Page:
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Food Reward in the Absence of Taste Receptor Signaling

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Author Topic: Food Reward in the Absence of Taste Receptor Signaling  (Read 4124 times)

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pipp3355

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Food Reward in the Absence of Taste Receptor Signaling
« on: July 06, 2008, 01:49:39 PM »

Food Reward in the Absence of Taste Receptor Signaling

Neuron, Volume 58, Issue 2, 24 April 2008, Page 295
Ivan E. de Araujo, Albino J. Oliveira-Maia, Tatyana D. Sotnikova, Raul R. Gainetdinov, Marc G. Caron, Miguel A.L. Nicolelis and Sidney A. Simon


Summary

Food palatability and hedonic value play central roles in nutrient intake. However, postingestive effects can influence food preferences independently of palatability, although the neurobiological bases of such mechanisms remain poorly understood. Of central interest is whether the same brain reward circuitry that is responsive to palatable rewards also encodes metabolic value independently of taste signaling. Here we show that trpm5−/− mice, which lack the cellular machinery required for sweet taste transduction, can develop a robust preference for sucrose solutions based solely on caloric content. Sucrose intake induced dopamine release in the ventral striatum of these sweet-blind mice, a pattern usually associated with receipt of palatable rewards. Furthermore, single neurons in this same ventral striatal region showed increased sensitivity to caloric intake even in the absence of gustatory inputs. Our findings suggest that calorie-rich nutrients can directly influence brain reward circuits that control food intake independently of palatability or functional taste transduction.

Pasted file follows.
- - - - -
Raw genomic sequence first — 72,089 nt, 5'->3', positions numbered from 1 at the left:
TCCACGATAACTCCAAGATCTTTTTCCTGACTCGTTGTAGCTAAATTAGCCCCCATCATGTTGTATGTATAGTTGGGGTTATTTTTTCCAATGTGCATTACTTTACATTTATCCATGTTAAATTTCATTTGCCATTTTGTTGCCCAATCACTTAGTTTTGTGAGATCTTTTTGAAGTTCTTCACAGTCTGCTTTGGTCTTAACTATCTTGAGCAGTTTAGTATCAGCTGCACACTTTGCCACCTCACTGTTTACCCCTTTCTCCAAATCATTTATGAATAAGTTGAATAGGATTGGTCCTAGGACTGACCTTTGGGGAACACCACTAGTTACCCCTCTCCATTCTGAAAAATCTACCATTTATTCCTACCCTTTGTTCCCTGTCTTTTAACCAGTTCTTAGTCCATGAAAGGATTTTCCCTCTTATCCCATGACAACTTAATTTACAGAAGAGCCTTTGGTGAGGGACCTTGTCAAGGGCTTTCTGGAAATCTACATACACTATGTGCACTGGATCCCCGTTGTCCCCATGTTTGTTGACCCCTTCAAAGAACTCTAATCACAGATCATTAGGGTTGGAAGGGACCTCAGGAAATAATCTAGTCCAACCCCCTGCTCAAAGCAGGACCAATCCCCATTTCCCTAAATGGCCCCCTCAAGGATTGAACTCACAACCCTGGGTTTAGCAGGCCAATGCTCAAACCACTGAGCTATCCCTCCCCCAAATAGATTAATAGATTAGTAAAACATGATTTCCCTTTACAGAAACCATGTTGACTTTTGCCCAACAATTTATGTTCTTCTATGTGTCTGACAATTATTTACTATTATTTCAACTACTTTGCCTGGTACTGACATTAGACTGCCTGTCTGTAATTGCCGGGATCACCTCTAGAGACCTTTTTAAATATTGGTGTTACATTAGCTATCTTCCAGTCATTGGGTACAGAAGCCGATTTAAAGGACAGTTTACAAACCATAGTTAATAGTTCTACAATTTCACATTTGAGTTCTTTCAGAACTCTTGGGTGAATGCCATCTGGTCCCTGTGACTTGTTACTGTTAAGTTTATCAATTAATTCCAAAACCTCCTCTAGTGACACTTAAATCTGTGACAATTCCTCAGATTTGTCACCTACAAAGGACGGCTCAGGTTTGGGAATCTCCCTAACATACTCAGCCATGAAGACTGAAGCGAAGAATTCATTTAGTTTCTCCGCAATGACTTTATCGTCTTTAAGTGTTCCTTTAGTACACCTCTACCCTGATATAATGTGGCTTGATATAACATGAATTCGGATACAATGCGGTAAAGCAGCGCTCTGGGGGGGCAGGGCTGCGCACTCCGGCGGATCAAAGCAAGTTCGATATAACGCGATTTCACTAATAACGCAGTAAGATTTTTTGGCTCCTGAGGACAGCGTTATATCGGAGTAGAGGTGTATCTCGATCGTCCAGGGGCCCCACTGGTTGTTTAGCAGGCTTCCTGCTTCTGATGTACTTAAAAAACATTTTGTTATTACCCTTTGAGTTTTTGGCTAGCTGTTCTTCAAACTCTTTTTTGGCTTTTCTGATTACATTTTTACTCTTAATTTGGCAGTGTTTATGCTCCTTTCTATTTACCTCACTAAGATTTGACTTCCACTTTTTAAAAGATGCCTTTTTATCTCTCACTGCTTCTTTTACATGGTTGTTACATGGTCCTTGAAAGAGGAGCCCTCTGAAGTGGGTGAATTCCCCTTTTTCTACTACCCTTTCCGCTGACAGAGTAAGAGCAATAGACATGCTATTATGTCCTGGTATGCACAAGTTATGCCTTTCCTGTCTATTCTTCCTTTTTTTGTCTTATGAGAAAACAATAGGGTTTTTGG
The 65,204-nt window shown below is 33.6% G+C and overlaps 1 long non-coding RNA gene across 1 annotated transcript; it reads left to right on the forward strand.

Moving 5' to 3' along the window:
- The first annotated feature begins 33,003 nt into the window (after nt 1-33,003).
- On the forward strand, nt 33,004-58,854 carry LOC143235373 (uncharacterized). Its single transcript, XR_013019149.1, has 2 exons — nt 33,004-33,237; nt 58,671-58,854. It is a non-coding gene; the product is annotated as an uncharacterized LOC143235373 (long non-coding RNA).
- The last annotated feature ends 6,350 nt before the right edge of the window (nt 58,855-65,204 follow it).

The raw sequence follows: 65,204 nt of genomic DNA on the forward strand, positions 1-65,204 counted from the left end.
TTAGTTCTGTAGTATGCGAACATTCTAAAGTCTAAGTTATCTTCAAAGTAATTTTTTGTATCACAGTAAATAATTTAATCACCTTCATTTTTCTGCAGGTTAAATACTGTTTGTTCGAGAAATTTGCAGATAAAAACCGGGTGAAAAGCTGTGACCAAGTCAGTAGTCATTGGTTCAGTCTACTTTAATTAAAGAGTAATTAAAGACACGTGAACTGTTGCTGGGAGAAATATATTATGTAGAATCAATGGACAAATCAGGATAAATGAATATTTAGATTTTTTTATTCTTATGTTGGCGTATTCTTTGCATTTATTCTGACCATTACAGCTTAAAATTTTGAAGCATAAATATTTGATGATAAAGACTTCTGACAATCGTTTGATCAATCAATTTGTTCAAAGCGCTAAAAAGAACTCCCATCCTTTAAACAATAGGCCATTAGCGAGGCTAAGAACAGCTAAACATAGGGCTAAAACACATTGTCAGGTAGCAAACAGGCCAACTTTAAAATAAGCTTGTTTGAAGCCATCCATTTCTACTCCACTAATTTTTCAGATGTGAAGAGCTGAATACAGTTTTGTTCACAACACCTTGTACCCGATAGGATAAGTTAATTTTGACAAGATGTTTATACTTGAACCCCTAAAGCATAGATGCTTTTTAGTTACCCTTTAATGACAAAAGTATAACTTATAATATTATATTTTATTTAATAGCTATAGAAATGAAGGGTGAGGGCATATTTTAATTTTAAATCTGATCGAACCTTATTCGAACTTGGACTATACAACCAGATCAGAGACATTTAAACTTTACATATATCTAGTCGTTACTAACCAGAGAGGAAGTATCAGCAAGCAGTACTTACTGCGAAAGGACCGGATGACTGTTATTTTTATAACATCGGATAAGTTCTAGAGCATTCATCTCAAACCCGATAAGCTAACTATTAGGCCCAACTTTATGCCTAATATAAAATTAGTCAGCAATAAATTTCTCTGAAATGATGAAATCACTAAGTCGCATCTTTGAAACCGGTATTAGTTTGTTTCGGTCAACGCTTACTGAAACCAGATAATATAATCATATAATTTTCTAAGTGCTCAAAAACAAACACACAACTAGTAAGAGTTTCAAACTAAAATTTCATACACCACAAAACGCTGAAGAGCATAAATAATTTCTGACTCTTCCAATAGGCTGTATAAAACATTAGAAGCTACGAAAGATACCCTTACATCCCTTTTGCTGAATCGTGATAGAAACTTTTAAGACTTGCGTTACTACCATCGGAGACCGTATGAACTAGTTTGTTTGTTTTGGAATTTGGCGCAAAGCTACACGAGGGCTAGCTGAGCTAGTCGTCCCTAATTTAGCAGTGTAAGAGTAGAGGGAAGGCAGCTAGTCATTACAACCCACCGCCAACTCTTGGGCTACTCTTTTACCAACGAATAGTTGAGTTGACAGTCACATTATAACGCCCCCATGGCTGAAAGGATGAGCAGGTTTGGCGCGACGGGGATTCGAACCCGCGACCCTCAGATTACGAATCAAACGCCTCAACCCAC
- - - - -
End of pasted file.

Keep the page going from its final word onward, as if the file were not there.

Full Article (Subscription only):

http://preview.tinyurl.com/57pgmn

There's a video about this study on YouTube:

http://ie.youtube.com/watch?v=P1O5VytOX3c
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Heidi 555

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Re: Food Reward in the Absence of Taste Receptor Signaling
« Reply #1 on: July 06, 2008, 03:29:06 PM »

Very interesting and it makes a lot of sense to me.  Even without flavor food can be satisfying and comforting.  It's interesting to imagine what we'd eat or crave without taste.  We'd probably pay more attention to the after effects of food.  I imagine how things made us feel afterwards would become more important.
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